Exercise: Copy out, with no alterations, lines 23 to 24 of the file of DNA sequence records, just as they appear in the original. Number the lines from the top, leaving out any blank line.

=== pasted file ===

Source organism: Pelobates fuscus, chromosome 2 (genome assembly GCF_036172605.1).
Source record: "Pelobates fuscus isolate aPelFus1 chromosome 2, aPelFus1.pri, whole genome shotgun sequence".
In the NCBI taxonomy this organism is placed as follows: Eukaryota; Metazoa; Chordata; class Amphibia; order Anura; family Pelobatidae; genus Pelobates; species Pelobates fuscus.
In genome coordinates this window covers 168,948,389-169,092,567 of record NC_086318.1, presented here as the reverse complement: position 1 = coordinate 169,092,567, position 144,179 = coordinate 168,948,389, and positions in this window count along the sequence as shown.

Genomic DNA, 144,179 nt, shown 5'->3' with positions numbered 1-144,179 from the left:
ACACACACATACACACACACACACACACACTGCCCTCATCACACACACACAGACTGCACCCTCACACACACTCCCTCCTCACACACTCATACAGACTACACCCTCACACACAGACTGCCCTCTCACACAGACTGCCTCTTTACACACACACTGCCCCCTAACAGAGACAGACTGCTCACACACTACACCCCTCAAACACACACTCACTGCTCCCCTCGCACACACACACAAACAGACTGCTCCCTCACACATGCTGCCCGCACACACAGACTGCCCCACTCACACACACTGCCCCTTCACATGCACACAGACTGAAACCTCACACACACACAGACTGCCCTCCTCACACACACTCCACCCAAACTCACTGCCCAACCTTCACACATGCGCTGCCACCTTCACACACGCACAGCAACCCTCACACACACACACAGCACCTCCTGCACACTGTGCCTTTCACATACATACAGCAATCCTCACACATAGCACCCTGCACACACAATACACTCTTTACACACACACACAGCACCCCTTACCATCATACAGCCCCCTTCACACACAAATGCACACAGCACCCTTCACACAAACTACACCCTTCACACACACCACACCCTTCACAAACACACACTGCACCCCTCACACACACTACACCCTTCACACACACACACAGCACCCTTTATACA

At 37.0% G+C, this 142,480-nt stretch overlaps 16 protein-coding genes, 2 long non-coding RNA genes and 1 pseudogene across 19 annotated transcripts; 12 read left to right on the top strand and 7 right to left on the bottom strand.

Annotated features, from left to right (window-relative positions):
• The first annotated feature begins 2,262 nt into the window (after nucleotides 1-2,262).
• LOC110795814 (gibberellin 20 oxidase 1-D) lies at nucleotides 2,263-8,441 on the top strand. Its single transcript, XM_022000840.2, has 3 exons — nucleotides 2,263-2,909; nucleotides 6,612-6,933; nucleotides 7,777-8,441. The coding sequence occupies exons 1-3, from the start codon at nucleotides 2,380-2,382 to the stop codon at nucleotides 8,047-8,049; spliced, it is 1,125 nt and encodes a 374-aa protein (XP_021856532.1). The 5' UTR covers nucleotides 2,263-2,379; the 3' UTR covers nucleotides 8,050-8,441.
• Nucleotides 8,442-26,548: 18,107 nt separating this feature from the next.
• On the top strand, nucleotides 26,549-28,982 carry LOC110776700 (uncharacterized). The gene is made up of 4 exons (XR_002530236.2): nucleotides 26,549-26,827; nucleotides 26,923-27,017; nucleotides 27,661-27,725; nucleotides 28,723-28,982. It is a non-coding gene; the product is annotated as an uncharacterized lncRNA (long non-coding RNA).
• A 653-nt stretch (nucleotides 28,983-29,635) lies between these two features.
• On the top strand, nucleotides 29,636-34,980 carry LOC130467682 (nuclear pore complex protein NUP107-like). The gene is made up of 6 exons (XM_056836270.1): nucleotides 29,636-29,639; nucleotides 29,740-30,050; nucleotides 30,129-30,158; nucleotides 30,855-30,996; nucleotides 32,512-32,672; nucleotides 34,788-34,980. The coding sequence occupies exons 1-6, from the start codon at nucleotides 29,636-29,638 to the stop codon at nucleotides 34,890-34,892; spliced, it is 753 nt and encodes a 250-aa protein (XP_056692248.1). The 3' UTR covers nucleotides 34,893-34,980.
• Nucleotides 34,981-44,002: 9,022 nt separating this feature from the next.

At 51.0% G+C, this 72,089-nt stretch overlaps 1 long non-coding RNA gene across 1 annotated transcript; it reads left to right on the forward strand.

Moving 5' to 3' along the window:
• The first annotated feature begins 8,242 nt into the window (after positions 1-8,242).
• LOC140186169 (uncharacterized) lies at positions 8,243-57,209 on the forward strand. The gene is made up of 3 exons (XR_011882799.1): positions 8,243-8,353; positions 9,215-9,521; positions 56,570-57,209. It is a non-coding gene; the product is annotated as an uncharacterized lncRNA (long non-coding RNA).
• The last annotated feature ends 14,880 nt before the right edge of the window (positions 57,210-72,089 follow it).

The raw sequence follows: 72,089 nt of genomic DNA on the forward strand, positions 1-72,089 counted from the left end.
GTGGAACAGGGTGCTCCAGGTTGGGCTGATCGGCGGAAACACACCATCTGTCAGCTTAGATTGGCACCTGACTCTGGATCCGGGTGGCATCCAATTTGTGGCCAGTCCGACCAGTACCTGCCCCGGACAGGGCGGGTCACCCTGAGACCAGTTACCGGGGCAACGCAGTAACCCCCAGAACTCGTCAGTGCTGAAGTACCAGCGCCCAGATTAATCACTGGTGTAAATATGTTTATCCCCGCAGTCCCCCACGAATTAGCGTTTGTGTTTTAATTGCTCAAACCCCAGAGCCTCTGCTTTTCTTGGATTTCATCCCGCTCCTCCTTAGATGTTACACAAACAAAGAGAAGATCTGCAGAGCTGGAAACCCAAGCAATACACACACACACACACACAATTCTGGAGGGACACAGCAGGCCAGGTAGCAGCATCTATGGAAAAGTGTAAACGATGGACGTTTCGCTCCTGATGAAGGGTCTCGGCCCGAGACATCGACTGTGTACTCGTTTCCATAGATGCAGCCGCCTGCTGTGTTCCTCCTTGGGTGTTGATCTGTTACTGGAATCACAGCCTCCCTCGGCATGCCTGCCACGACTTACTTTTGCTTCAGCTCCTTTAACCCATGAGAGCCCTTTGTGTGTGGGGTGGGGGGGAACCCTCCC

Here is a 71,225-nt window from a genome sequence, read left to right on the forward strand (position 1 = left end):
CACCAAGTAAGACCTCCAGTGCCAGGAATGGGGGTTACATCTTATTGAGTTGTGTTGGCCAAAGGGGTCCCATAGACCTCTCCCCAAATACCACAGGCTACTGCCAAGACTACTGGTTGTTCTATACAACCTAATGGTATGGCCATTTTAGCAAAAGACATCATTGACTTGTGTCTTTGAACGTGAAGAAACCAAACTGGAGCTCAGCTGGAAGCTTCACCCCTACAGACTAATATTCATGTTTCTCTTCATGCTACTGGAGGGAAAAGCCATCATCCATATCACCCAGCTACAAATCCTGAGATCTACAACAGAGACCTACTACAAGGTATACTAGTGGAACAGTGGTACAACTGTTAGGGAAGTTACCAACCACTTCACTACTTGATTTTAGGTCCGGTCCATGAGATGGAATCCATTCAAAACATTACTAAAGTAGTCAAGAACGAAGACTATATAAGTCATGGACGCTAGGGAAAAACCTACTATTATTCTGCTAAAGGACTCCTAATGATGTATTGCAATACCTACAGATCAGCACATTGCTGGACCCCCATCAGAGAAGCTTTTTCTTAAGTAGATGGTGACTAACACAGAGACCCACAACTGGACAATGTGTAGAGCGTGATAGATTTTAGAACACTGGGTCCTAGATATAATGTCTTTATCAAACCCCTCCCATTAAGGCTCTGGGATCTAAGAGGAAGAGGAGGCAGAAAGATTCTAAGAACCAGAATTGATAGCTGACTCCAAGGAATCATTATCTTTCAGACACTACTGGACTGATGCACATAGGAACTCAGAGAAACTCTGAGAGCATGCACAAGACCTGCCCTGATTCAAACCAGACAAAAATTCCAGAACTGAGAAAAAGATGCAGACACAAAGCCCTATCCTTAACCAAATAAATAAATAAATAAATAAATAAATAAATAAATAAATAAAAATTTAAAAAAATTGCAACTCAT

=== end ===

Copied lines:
Here is a 71,225-nt window from a genome sequence, read left to right on the forward strand (position 1 = left end):
CACCAAGTAAGACCTCCAGTGCCAGGAATGGGGGTTACATCTTATTGAGTTGTGTTGGCCAAAGGGGTCCCATAGACCTCTCCCCAAATACCACAGGCTACTGCCAAGACTACTGGTTGTTCTATACAACCTAATGGTATGGCCATTTTAGCAAAAGACATCATTGACTTGTGTCTTTGAACGTGAAGAAACCAAACTGGAGCTCAGCTGGAAGCTTCACCCCTACAGACTAATATTCATGTTTCTCTTCATGCTACTGGAGGGAAAAGCCATCATCCATATCACCCAGCTACAAATCCTGAGATCTACAACAGAGACCTACTACAAGGTATACTAGTGGAACAGTGGTACAACTGTTAGGGAAGTTACCAACCACTTCACTACTTGATTTTAGGTCCGGTCCATGAGATGGAATCCATTCAAAACATTACTAAAGTAGTCAAGAACGAAGACTATATAAGTCATGGACGCTAGGGAAAAACCTACTATTATTCTGCTAAAGGACTCCTAATGATGTATTGCAATACCTACAGATCAGCACATTGCTGGACCCCCATCAGAGAAGCTTTTTCTTAAGTAGATGGTGACTAACACAGAGACCCACAACTGGACAATGTGTAGAGCGTGATAGATTTTAGAACACTGGGTCCTAGATATAATGTCTTTATCAAACCCCTCCCATTAAGGCTCTGGGATCTAAGAGGAAGAGGAGGCAGAAAGATTCTAAGAACCAGAATTGATAGCTGACTCCAAGGAATCATTATCTTTCAGACACTACTGGACTGATGCACATAGGAACTCAGAGAAACTCTGAGAGCATGCACAAGACCTGCCCTGATTCAAACCAGACAAAAATTCCAGAACTGAGAAAAAGATGCAGACACAAAGCCCTATCCTTAACCAAATAAATAAATAAATAAATAAATAAATAAATAAATAAATAAAAATTTAAAAAAATTGCAACTCAT